If calibration tones exist on the tape, we optimize the frequency response and azimuth to make sure that high frequency detail and phase are correct. If any splices have dried out we re-splice them carefully to ensure smooth playback.
Usually an analog transfer for archiving is done without additional equalization, but sometimes an analog master can use some analog EQ to restore detail and clarity after years of storage. For this we use a discriminate amount of analog equalization (Troisi custom shown right) to restore the proper spectral balance to the recording.
Once the levels are optimized without incurring any overs or distortion, we make the transfer through a high quality 24 bit Analog to Digital Converter. The audio is stored on a hard drive on our soundBlade mastering system.
Once the audio is digitized, it can be manipulated in many ways. Denoising and declicking are common procedures to reduce unwanted noise. Tracking and any necessary editing are done. A reference CD is created for the client and a 24 bit archive is stored on a recordable disc.
Should I use compression?
We believe that compression is an aesthetic choice, best delayed until the end of the mastering session. Some projects warrant compression and others do not. Most popular music projects include compression in the mastering, while few classical projects do.
Will my project be loud enough?
Our goal is to get your project as loud as we can without compromising the integrity of the audio. Unfortunately, there is no guaranty that your project will sound as loud as the latest commercial heavy metal band. Much of it depends upon the strength of the tracking and mixing. But it will have at a very healthy, comparable level. Thankfully, the loudness wars have begun to subside, since musicians have figured out that loudness is not the key to making a good record.
How do I get the track titles to appear when people play my CD?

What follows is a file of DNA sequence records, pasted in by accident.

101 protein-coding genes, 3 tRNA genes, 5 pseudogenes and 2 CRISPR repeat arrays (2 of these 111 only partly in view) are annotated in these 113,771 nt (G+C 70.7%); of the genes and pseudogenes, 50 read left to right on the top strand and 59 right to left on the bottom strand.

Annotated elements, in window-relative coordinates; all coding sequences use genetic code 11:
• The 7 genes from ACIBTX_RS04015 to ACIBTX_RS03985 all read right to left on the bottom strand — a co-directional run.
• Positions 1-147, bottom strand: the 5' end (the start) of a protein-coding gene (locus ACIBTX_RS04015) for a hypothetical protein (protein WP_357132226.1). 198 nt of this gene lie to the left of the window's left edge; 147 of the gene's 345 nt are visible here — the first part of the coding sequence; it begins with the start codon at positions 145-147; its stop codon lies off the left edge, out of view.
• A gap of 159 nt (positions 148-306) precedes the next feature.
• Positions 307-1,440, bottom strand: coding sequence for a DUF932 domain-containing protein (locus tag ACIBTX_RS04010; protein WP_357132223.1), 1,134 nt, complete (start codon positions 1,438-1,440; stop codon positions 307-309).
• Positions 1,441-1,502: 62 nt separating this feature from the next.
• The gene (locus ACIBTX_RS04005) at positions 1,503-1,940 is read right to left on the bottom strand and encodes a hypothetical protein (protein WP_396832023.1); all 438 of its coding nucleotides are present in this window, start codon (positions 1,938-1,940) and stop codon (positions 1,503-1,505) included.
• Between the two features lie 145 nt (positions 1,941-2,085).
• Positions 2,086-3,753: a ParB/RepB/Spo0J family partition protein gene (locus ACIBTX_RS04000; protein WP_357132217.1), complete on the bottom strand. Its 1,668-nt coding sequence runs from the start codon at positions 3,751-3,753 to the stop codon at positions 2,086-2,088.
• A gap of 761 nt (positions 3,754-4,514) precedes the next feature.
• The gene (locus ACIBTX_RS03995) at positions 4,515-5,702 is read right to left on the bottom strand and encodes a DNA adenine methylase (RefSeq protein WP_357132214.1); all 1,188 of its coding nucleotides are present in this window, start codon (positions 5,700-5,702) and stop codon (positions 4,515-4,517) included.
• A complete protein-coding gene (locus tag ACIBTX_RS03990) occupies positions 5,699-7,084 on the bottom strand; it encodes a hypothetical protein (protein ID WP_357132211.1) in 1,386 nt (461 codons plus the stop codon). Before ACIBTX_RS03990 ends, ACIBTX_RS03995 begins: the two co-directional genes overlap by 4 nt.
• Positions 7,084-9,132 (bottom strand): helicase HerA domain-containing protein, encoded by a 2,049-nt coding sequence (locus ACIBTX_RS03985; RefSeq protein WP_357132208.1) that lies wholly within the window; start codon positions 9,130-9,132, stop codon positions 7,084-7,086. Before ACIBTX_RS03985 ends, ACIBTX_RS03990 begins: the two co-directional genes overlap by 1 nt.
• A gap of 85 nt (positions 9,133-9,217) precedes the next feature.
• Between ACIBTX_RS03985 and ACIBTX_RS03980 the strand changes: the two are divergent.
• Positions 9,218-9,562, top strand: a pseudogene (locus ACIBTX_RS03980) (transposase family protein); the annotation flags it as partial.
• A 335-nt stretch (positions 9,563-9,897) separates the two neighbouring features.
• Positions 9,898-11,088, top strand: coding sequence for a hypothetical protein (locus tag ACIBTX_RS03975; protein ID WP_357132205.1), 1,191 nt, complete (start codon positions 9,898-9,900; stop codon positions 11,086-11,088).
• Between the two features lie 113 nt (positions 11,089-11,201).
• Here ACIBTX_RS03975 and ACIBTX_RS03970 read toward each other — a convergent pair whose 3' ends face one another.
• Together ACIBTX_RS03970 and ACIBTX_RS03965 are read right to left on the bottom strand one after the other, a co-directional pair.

There are two different systems at work here, one for CD players and the other for computers. They are called CD-TEXT and METADATA, respectively.
CD-TEXT is written into the Table of Contents (TOC) of your CD Master and replicated discs. It includes the album title, as well as the title and artist of each track. CD-TEXT compatible players are most commonly found in cars. CD-TEXT cannot be read by a software player on the computer, unless you install a special iTunes script (dougscripts.com)
Software players like Windows Media Player or iTunes use METADATA to retrieve titles from a database on the Internet. You can get your METADATA onto the internet in two ways. First, you should register your release with All Media Guide (Windows Media) by sending them a published copy of your disc. They will enter the METADATA for you and possibly review your album as well.
All Media Guide
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Secondly, you should upload your METADATA (song titles, artist, etc.) from iTunes (submit CD Track Names) to a service called Gracenote. Once the METADATA is processed by both of these services, any computer in the world connected to the internet should be able to display your CD titles.
What is a UPC barcode and do I need it?
The UPC (Universal Product Code) Barcode is a mandatory 12 or 13 digit code, used for tracking retail and online sales of your CD. You can purchase a barcode from an outfit like cdbaby.com or your CD manufacturer. Your CD artwork will need to include the barcode since it appears on the back inlay card,